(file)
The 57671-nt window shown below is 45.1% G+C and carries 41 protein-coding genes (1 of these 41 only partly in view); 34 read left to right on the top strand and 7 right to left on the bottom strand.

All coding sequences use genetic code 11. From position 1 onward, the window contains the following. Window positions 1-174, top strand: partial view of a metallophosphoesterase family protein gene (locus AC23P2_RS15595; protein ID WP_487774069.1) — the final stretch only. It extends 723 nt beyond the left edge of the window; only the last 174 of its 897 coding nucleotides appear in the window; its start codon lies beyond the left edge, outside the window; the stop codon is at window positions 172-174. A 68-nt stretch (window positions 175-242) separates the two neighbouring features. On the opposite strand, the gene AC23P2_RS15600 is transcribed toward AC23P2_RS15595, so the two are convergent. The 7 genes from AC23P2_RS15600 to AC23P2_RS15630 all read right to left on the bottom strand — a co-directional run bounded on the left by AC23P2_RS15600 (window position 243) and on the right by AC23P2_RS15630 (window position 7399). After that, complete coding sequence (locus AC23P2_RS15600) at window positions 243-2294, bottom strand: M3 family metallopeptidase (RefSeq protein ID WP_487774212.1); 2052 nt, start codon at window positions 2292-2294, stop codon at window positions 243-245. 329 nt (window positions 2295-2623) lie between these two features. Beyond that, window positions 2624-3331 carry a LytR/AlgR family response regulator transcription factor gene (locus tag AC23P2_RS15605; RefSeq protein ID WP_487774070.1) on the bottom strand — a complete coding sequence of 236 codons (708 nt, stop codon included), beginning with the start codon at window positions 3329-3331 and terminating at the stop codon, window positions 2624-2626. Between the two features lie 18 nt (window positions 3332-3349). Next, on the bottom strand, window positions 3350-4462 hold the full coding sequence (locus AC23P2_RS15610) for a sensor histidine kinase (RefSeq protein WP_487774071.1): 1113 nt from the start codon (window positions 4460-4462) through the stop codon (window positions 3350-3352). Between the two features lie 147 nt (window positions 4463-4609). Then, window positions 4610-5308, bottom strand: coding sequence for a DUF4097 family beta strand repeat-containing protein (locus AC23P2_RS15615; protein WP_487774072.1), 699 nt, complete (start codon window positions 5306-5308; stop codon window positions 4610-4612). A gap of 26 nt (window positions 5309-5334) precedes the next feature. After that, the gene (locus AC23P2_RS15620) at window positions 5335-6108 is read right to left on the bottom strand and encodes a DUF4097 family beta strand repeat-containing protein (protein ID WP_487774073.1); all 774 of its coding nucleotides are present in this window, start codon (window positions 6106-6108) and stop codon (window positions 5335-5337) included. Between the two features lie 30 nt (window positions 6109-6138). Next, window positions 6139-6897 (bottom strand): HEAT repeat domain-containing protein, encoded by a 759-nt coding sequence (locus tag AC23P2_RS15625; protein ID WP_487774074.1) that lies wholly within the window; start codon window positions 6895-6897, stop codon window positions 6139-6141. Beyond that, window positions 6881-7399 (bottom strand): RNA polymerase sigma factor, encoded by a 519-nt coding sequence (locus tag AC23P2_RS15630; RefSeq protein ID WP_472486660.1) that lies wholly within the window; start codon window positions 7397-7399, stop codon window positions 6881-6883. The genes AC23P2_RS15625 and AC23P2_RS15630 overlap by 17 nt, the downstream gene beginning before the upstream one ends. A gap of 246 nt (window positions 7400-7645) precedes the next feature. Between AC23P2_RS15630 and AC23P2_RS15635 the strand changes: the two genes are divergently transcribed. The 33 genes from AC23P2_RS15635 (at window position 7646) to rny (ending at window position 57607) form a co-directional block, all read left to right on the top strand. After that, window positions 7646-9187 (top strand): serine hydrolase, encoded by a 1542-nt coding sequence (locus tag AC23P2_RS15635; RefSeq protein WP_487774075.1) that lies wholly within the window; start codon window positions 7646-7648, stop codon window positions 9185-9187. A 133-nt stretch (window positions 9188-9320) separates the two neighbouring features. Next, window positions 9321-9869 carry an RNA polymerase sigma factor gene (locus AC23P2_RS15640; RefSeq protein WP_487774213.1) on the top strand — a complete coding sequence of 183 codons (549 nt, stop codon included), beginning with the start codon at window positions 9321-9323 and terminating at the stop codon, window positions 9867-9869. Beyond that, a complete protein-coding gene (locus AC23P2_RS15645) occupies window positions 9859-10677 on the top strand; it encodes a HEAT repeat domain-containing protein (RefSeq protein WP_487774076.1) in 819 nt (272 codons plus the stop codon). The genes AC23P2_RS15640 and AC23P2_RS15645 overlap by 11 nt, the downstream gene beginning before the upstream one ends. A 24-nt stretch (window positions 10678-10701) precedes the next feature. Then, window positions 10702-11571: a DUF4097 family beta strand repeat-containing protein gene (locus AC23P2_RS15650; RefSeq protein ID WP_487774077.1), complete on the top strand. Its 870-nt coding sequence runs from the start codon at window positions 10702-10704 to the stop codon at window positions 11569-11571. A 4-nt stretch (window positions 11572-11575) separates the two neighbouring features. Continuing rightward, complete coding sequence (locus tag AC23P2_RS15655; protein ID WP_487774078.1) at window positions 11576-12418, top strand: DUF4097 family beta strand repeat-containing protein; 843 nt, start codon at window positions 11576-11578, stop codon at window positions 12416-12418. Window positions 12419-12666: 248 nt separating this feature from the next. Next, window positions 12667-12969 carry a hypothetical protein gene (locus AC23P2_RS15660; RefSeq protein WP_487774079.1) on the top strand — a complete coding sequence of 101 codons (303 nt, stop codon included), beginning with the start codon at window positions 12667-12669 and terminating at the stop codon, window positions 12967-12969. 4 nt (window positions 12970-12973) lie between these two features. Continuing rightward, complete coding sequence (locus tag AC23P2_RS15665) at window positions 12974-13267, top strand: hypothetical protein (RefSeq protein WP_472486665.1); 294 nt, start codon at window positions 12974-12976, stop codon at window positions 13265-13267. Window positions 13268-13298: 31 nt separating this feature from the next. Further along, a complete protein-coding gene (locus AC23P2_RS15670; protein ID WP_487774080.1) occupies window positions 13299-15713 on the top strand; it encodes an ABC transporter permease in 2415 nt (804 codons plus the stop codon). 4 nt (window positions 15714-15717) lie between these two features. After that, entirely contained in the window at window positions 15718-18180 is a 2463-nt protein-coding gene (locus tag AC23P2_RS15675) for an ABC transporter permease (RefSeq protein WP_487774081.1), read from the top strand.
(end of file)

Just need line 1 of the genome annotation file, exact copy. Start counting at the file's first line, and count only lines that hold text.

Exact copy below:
The 57671-nt window shown below is 45.1% G+C and carries 41 protein-coding genes (1 of these 41 only partly in view); 34 read left to right on the top strand and 7 right to left on the bottom strand.